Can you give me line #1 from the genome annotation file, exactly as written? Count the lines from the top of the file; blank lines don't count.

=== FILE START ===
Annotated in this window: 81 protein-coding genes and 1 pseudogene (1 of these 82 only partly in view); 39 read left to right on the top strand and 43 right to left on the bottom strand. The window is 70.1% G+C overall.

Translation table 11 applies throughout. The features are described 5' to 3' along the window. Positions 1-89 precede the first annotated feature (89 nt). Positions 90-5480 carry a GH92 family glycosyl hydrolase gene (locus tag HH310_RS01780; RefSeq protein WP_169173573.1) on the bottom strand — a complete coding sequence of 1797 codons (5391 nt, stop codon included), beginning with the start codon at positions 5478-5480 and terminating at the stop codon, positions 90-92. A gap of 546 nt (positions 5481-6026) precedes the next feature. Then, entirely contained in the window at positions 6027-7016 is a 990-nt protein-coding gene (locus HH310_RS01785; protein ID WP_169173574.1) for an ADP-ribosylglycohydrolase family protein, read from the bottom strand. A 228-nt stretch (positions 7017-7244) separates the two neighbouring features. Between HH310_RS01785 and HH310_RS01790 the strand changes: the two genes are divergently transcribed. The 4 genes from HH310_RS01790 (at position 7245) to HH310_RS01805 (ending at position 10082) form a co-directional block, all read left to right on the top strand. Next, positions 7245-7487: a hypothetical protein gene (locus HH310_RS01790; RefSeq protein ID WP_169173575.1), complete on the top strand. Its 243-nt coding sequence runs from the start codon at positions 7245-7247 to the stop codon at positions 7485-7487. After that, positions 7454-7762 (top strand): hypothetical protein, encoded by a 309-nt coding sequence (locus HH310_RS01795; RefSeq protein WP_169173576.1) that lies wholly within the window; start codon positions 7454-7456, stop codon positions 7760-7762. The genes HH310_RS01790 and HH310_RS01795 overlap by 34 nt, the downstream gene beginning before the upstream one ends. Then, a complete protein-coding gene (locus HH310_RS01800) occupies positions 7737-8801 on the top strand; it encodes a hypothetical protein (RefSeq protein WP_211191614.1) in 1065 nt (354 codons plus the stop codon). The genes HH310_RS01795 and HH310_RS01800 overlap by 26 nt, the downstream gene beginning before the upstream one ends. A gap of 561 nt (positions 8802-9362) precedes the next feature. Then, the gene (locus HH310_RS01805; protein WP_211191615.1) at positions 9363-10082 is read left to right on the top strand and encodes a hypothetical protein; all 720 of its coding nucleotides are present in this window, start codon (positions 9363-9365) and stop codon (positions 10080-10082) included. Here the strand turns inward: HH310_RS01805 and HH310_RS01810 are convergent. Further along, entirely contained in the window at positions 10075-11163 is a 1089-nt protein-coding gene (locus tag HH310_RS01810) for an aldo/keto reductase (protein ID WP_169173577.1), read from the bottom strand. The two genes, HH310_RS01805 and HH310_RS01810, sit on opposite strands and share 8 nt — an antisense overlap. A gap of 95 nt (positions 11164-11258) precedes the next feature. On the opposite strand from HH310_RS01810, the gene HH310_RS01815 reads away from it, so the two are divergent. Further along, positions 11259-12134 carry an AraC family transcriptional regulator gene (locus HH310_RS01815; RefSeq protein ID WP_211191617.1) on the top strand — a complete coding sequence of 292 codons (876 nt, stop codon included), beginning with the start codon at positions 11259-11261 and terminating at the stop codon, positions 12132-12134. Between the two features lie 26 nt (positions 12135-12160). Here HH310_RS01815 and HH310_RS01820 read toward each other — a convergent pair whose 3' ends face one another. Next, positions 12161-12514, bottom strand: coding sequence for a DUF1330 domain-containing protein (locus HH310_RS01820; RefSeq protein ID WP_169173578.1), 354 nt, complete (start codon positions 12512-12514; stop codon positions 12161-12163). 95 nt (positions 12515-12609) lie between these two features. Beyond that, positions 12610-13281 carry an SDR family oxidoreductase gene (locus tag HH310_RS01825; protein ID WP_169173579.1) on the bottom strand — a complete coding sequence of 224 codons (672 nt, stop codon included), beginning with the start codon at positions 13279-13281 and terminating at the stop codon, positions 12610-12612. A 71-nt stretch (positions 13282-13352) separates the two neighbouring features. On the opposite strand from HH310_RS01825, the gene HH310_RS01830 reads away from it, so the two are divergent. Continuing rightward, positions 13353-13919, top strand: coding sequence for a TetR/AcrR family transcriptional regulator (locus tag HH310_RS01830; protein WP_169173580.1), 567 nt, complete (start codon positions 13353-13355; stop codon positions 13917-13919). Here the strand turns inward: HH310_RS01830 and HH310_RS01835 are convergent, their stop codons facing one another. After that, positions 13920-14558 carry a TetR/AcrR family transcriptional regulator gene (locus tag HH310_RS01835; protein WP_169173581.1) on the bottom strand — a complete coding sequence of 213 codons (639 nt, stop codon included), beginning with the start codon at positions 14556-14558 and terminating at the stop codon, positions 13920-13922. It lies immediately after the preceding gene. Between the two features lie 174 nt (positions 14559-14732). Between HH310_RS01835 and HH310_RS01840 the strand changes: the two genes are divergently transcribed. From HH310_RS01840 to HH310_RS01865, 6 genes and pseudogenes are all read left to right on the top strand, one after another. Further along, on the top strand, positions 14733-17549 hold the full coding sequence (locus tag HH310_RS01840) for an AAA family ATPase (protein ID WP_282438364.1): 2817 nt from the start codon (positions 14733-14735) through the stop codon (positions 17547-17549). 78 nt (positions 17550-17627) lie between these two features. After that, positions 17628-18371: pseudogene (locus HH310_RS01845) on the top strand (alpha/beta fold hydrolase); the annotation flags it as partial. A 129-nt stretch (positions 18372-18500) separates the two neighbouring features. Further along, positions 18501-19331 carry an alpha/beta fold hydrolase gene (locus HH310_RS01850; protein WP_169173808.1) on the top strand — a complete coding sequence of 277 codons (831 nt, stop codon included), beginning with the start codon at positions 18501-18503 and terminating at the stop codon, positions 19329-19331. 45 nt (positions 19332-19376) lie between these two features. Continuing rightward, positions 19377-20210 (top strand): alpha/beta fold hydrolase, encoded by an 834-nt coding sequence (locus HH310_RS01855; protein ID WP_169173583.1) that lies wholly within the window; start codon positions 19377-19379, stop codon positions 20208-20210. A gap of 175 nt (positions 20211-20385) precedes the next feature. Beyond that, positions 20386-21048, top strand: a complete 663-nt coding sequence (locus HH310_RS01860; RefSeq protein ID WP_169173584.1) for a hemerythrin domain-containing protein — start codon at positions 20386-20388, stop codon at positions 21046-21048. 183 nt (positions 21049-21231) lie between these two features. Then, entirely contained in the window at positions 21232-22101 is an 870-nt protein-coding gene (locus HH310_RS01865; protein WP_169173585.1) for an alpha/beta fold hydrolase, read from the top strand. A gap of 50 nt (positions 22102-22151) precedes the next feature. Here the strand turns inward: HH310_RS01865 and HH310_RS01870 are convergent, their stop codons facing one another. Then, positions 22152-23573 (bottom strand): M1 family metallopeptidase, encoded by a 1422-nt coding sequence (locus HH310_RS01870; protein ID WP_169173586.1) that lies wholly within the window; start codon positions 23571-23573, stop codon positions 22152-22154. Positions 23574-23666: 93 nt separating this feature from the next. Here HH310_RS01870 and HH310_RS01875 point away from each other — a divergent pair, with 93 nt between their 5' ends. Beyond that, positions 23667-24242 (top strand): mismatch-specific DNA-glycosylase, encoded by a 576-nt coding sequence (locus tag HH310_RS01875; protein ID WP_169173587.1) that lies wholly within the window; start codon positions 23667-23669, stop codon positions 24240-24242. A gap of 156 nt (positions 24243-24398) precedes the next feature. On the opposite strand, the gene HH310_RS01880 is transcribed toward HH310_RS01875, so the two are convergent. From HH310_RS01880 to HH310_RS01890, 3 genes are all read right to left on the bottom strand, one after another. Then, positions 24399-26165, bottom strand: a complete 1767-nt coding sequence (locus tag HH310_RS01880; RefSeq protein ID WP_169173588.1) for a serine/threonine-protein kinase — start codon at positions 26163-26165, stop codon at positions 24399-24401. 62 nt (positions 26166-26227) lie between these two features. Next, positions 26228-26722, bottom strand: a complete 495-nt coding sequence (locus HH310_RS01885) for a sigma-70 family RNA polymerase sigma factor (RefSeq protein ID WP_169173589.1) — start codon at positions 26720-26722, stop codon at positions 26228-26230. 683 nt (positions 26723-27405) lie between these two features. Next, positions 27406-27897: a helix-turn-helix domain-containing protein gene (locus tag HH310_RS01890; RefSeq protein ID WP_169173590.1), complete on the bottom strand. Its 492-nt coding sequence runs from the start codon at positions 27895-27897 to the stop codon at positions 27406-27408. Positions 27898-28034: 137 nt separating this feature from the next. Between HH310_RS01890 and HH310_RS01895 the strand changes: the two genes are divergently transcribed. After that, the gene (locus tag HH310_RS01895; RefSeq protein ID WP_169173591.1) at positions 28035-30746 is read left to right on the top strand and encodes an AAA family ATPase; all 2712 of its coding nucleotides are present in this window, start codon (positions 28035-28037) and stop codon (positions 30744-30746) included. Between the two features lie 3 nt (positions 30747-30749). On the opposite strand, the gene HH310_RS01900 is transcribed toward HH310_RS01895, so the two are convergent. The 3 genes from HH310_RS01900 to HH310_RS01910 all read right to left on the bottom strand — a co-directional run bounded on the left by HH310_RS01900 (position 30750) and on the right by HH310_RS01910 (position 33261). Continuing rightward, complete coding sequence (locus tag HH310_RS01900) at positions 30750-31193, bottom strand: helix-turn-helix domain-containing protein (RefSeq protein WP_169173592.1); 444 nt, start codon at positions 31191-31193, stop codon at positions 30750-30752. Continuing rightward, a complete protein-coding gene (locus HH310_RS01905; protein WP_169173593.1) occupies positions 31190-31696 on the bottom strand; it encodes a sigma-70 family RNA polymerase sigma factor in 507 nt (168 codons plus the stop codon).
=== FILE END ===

Annotated in this window: 81 protein-coding genes and 1 pseudogene (1 of these 82 only partly in view); 39 read left to right on the top strand and 43 right to left on the bottom strand. The window is 70.1% G+C overall.